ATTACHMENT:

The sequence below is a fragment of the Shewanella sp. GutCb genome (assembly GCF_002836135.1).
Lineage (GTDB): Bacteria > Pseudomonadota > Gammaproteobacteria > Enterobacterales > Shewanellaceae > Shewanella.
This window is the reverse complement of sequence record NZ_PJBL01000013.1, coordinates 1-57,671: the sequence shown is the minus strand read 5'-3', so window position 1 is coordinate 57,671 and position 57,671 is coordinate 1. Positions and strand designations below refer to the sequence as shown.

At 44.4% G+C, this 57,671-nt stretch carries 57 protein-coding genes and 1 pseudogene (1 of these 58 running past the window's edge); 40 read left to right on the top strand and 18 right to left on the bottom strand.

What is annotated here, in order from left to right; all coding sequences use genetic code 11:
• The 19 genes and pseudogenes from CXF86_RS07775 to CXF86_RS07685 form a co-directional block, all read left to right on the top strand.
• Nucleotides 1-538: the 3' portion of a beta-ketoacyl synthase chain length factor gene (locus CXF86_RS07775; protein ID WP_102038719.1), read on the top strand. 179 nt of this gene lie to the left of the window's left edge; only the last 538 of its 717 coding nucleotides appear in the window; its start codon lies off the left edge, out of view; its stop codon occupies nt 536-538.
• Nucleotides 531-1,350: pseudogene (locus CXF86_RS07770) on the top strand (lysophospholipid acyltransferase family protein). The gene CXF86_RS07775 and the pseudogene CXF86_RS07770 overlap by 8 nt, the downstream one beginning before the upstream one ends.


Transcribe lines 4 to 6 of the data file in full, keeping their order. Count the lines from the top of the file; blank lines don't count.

At 44.4% G+C, this 57,671-nt stretch carries 57 protein-coding genes and 1 pseudogene (1 of these 58 running past the window's edge); 40 read left to right on the top strand and 18 right to left on the bottom strand.

What is annotated here, in order from left to right; all coding sequences use genetic code 11:
• The 19 genes and pseudogenes from CXF86_RS07775 to CXF86_RS07685 form a co-directional block, all read left to right on the top strand.